Iranian President Mahmoud Ahmadinejad has appeared in parliament for an unprecedented grilling by lawmakers dissatisfied with his performance, Iranian media has reported.
Ahmadinejad was accompanied by a number of cabinet ministers to the special session, Fars news agency reported, after being summoned last month by a group of hostile MPs, according to Reuters.
Ahmadinejad gave a defiant and at times mocking defense of his economic and political management during the interrogation.
“So far no major violation has been proved against my government.... If you rate us at less than 100 percent, it would be unfair and cowardice,” Ahmadinejad told lawmakers at the end of a near-hour long reply broadcast on state radio, AFP reported.
It was the first time an Iranian president has been summoned before parliament to answer questions about his rule since the founding of the Islamic republic in 1979.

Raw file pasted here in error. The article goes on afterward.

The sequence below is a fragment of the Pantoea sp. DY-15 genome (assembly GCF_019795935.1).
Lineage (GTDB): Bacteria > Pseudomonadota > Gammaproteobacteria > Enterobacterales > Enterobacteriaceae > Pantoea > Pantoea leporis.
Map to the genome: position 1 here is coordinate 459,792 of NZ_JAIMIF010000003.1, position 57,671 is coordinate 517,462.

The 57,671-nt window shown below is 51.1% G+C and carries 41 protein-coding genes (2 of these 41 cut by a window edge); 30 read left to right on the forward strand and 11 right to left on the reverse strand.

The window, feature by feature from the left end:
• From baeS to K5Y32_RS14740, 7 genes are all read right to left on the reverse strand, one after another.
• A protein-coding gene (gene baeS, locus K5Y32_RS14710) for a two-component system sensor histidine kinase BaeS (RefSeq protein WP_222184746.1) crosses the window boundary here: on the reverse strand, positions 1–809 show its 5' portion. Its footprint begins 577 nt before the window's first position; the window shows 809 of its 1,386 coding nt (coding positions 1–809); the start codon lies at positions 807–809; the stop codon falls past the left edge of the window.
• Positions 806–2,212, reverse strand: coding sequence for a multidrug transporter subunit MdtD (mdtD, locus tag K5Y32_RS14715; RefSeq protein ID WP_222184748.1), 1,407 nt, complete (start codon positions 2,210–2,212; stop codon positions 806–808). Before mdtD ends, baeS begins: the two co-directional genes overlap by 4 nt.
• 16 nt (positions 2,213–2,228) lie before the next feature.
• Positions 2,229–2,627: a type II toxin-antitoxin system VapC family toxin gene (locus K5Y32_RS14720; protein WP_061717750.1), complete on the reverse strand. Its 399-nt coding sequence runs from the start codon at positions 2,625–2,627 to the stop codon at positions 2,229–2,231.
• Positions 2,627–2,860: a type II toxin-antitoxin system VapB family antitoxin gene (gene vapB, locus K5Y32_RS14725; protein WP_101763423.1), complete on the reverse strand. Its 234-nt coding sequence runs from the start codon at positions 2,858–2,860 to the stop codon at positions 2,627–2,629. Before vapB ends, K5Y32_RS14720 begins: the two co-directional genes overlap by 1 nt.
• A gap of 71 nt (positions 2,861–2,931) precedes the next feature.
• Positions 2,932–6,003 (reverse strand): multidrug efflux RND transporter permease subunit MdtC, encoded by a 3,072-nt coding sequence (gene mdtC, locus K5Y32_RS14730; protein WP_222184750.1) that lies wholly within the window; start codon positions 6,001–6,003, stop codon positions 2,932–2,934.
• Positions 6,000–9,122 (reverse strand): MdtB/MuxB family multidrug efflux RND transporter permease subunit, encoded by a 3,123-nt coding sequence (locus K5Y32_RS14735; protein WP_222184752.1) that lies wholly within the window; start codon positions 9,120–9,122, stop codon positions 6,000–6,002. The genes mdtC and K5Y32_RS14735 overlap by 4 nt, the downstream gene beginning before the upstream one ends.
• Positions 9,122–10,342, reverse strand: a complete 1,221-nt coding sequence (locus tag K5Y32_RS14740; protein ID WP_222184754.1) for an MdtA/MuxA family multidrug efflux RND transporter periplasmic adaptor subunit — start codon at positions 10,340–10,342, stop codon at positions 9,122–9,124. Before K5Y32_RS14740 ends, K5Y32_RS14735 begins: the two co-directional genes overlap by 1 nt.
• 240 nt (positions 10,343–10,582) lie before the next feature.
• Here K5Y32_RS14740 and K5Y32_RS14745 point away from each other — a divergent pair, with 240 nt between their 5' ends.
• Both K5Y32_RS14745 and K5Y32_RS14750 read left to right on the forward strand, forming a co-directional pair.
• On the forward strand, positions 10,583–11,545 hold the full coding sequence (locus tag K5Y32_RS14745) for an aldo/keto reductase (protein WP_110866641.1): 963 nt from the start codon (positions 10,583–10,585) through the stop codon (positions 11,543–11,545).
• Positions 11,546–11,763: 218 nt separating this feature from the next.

Ahmadinejad rejected attempts to embarrass him with questions focusing on Iran’s runaway inflation, his perceived weakened loyalty to supreme leader Ayatollah Ali Khamenei, and his arguments to loosen up Islamic rules on dress for women and gender relations.
The interrogation, however, highlighted Ahmadinejad’s slipping fortunes as he sees out the end of his second and final mandate, which is to end next year.
Khamenei has over the past year curbed Ahmadinejad in his ambitions to expand power and influence, overruling him when he tried to sack his intelligence minister in 2011 and keeping him on a tight leash on policy decisions.
Elections early this month reduced the number of Ahmadinejad supporters in the 290-seat parliament, leaving the president to face a chamber in the majority intent on further curtailing his authority.